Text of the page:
2026: 'I'll be going to one of my volunteering jobs which is the upkeep of the planting which happened in Bishopthorpe Road when I was still running the shop with funding from winning the Great British High Street. Some time after I sold the shop, an anonymous donation made possible the plan for a "Shared Space" along Bishopthorpe Road shops which now means that traffic goes at walking pace, winding it's way around colourful plant beds. It all needs watering and weeding so any spare time is spent there.'
2026: ‘I’ll be going to one of my volunteering jobs which is the upkeep of the planting which happened in Bishopthorpe Road when I was still running the shop with funding from winning the Great British High Street. Some time after I sold the shop, an anonymous donation made possible the plan for a “Shared Space” along Bishopthorpe Road shops which now means that traffic goes at walking pace, winding it’s way around colourful plant beds. It all needs watering and weeding so any spare time is spent there.’

2016
The older I get, the earlier I seem to wake so I frequently see the dawn these days, often the most beautiful part of the day when all is quiet, the air is fresh and the birds are tweeting.

Somehow though, however early I get up, I always seem to run out of setting up time at the shop I run, a busy deli in Bishopthorpe Road. Today was an exception and I was cracking on with making the fresh salads we do every day well before my assistant arrived. The sun always brings out the salad buyers and the pitta sandwiches to take away so I need to make lots.

Then it’s on with ordering, checking what’s selling and what’s not and chatting stock over with staff. Always having to think of new things to stock that isn’t just a variation of what we already have. Mondays are usually fairly quiet but there is a steady dribble of customers and always nice when new folks come in. Then it’s on with lunch service and lots of sandwiches! I only work mornings at the shop now since an accident in November 2014 but my day doesn’t finish here! I’ve been away for the weekend so have to catch up with books and banking, cuddle the cat, think about my newsletter and write this!

My back is still giving me problems since my accident so I’m planning on lying on the floor for a bit now doing pelvic floor exercises. My life is so exciting!

2026
Though I loved our home where we lived 10 years ago, being so close to the town centre and having the things around us that we liked and needed, we decided to move after I retired. We wanted an eco house, a Passivhaus if possible which is slowly becoming more common. Though jealous of the eco villages which have been built near Amsterdam, nothing like that has happened here. We thought of building our own house for a while but the cost of land has spiralled even higher and put it out of our reach. Anyway, we really liked the idea of living in a community so bought one in a development just on the edge of York. I have an electric pushbike now which makes getting around much easier now that the car has finally died and we have decided not to replace it.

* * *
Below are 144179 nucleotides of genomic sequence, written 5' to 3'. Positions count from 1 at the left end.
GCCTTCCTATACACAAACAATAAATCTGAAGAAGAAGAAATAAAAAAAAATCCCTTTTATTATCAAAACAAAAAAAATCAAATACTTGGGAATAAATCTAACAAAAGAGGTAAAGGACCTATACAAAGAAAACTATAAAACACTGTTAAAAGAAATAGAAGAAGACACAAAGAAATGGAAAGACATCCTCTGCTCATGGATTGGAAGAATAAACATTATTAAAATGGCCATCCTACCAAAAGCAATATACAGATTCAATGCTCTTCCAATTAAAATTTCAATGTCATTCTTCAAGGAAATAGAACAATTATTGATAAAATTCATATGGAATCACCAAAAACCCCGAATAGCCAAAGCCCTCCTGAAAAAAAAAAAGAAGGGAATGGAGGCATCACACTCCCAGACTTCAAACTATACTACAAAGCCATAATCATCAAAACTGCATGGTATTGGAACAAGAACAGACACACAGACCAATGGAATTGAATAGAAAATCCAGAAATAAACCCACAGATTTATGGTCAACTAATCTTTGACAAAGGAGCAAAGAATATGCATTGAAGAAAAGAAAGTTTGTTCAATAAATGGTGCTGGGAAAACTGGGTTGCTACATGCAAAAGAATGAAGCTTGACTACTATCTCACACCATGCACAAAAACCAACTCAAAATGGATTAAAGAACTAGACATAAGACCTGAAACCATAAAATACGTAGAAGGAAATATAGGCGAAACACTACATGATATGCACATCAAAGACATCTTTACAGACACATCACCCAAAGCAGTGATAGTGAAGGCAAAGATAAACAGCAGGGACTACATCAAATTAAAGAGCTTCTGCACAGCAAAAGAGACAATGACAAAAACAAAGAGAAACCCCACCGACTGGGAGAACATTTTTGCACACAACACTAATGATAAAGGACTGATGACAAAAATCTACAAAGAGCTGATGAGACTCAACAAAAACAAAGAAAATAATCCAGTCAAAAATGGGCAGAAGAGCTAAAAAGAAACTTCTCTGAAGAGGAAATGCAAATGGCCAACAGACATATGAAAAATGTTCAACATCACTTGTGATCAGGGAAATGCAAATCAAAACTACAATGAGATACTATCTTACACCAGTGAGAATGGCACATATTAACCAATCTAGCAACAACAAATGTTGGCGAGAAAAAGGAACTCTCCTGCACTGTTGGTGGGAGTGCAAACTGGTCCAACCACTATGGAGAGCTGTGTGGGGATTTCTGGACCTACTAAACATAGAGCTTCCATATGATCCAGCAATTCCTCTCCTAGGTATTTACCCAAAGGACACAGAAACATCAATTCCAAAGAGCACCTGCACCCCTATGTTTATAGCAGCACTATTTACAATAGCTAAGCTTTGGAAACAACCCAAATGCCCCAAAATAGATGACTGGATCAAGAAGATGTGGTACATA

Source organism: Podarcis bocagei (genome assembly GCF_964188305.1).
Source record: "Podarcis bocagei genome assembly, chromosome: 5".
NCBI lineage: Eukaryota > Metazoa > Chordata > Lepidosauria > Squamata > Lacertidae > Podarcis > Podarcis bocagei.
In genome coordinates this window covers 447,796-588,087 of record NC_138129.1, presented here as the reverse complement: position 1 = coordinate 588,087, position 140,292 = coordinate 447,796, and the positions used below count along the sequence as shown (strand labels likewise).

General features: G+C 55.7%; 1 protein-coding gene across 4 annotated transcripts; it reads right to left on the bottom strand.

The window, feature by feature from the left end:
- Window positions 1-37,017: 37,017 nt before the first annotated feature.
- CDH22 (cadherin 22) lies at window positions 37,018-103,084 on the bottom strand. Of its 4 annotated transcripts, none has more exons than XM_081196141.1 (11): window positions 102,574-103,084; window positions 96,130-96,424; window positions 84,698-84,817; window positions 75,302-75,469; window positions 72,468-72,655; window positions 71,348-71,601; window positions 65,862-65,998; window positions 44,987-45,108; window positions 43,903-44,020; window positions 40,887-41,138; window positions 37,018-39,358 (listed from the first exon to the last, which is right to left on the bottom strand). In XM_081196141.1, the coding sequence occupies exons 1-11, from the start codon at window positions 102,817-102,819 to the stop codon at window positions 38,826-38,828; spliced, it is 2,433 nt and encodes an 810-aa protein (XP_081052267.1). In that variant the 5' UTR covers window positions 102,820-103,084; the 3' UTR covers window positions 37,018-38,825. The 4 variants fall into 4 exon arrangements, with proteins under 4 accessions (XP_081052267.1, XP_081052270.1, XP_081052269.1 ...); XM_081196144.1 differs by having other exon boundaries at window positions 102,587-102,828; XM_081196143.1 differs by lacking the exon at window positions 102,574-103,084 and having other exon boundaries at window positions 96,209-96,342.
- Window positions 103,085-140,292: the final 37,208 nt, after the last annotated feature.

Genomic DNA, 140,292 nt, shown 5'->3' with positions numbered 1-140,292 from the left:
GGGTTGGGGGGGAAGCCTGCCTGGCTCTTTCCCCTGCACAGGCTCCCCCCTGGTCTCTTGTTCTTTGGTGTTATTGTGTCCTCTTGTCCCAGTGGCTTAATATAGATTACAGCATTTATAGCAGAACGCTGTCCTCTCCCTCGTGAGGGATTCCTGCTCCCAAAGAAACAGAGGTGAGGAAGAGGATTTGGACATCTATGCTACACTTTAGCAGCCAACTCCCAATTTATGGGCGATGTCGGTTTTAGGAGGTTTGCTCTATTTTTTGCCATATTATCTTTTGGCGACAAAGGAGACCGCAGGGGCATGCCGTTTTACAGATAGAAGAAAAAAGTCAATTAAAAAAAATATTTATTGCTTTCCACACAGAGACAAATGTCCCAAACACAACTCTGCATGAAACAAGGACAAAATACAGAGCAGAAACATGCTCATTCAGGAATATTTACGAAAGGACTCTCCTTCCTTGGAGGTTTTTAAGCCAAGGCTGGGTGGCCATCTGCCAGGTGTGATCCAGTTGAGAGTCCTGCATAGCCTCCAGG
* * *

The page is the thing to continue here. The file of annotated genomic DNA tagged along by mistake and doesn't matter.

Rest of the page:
Today I am going to visit some friends on my bike and will then go and make a delivery of cakes to my old shop. I still really like baking and fortunately the new owners were happy to keep taking them. It gives me a bit of income as well. Then I’ll be going to one of my volunteering jobs which is the upkeep of the planting which happened in Bishopthorpe Road when I was still running the shop with funding from winning the Great British High Street. Some time after I sold the shop, an anonymous donation made possible the plan for a “Shared Space” along Bishopthorpe Road shops which now means that traffic goes at walking pace, winding it’s way around colourful plant beds. It all needs watering and weeding so any spare time is spent there.

Then it’s on to meet my partner at the corner cafe on Bishopthorpe Road where Cycle Heaven used to be, which is now a really good wood fired pizza place. A few glasses of wine and a great pizza. Perfect end to the day.

Day in My Life 2016 + 2026: Gender neutrality and queerspaces

By Kit Rafe Heyam, Chair, LGBT History Month

2026" 'When I tell the cashier the milk jug is empty, she calls to her colleague, “Can you bring some milk out for this customer, please? They need it for their tea.” I smile at the fact she hasn’t assumed anything about my gender from the way I look: the comprehensive awareness training offered free to every business by the Yorkshire Assembly’s elected trans representative has really taken off'
2026″ ‘When I tell the cashier the milk jug is empty, she calls to her colleague, “Can you bring some milk out for this customer, please? They need it for their tea.” I smile at the fact she hasn’t assumed anything about my gender from the way I look: the comprehensive awareness training offered free to every business by the Yorkshire Assembly’s elected trans representative has really taken off’

2016
As I cycle up Albemarle Road, my heart sinks. That sign saying “City Centre This Way” can only mean one thing: it’s a race day. They always take me by surprise. Hopefully I’ll get into the station before they put the barriers up, but I’ll return to chaos: police tape across the back alley which I need to access to put my bike away, drunk people in fascinators stumbling down my road, standing in a vast queue in the local shop while racegoers drop their money and abuse the shopkeeper, Blossom Street littered with takeaway packets and pools of vomit. And I’ll need earplugs when I go to sleep, because they don’t leave quickly or quietly.